- [Reference Data Download] We ran the Reference Extraction Service over 10 Wikipedia languages. Download dumps here.
- [Reference Extraction Service] Good references are crucial for an import of facts from Wikipedia to Wikidata. We are currently working with colleagues from Poznań University of Economics and Business on reference extraction for facts from Wikipedia. A current development reference extraction microservice shows all references and the location where they were spotted in the Infobox – ad hoc – for a given article: http://dbpedia.informatik.uni-leipzig.de:8111/infobox/references?article=https://en.wikipedia.org/wiki/Facebook&format=json ( ‘&format=tsv’ also available)
- [Infobox Extraction Service] A similar ad hoc extraction of factual information from infoboxes and other Wikipedia article information is available here. This microservice displays information which can be extracted with the help of DBpedia mappings from an infobox e.g. from the German Facebook Wikipedia article: http://dbpedia.informatik.uni-leipzig.de:9998/server/extraction/en/extract?title=Facebook&revid=&format=trix&extractors=mappings. See here for more options: http://dbpedia.informatik.uni-leipzig.de:9999/server/extraction/.
- [ID service] Last but not least, we offer the Global ID Resolution Service. It ties together all available identifiers for one thing (i.e. at the moment all DBpedia/Wikipedia and Wikidata identifiers – MusicBrainz coming soon…) and shows their stable DBpedia Global ID.
Finding sync targets
In order to test out our algorithms, we started by looking at various groups of subjects, our so-called sync targets. Based on the different subjects a set of problems were identified with varying layers of complexity:
- identity check/check for ambiguity — Are we talking about the same entity?
- fixed vs. varying property — Some properties vary depending on nationality (e.g., release dates), or point in time (e.g., population count).
- reference — Depending on the entity’s identity check and the property’s fixed or varying state the reference might vary. Also, for some targets, no query-able online reference might be available.
- normalization/conversion of values — Depending on language/nationality of the article properties can have varying units (e.g., currency, metric vs imperial system).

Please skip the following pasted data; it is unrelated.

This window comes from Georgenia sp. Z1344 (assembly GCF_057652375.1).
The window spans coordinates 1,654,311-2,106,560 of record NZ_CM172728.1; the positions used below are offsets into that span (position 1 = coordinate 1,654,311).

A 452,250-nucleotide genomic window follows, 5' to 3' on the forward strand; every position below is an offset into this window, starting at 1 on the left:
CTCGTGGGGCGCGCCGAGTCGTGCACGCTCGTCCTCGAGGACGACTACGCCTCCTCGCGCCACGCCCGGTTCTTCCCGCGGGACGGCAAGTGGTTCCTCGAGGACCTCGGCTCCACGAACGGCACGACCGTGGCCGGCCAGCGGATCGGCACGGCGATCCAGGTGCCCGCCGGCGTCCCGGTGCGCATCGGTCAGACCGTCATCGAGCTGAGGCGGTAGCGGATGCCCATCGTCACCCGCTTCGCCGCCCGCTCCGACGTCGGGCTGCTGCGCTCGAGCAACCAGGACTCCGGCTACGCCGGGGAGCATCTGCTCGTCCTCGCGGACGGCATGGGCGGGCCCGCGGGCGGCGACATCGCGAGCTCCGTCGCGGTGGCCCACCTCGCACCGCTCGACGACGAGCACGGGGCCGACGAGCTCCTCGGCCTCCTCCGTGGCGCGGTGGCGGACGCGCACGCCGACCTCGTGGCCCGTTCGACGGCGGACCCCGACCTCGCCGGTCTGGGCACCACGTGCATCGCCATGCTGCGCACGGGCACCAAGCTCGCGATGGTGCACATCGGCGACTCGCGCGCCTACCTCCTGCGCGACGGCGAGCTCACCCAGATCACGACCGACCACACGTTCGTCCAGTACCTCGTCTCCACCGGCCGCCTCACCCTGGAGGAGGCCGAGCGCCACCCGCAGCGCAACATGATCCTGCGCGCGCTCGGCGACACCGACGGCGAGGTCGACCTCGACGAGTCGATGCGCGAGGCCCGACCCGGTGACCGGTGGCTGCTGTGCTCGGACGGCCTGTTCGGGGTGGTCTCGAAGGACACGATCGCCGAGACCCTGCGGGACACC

The check for ambiguity is the most crucial step to ensure that the infoboxes that are being compared do refer to the same entity. We found, instances where the Wikipedia page and the infobox shown on that page were presenting information about different subjects (e.g., see here).
As a good sync target to start with the group ‘NBA players’ was identified. There are no ambiguity issues, it is a clearly defined group of persons, and the amount of varying properties is very limited. Information seems to be derived from mainly two web sites (nba.com and basketball-reference.com) and normalization is only a minor issue. ‘Video games’ also proved to be an easy sync target, with the main problem being varying properties such as different release dates for different platforms (Microsoft Windows, Linux, MacOS X, XBox) and different regions (NA vs EU).
More difficult topics, such as ‘cars’, ’music albums’, and ‘music singles’ showed more potential for ambiguity as well as property variability. A major concern we found was Wikipedia pages that contain multiple infoboxes (often seen for pages referring to a certain type of car, such as this one). Reference and fact extraction can be done for each infobox, but currently, we run into trouble once we fuse this data.
Further information about sync targets and their challenges can be found on our Meta-Wiki discussion page, where Wikipedians that deal with infoboxes on a regular basis can also share their insights on the matter. Some issues were also found regarding the mapping of properties. In order to make GlobalFactSync as applicable as possible, we rely on the DBpedia community to help us improve the mappings. If you are interested in participating, we will connect with you at http://mappings.dbpedia.org and in the DBpedia forum.
Bottomline – We value your feedback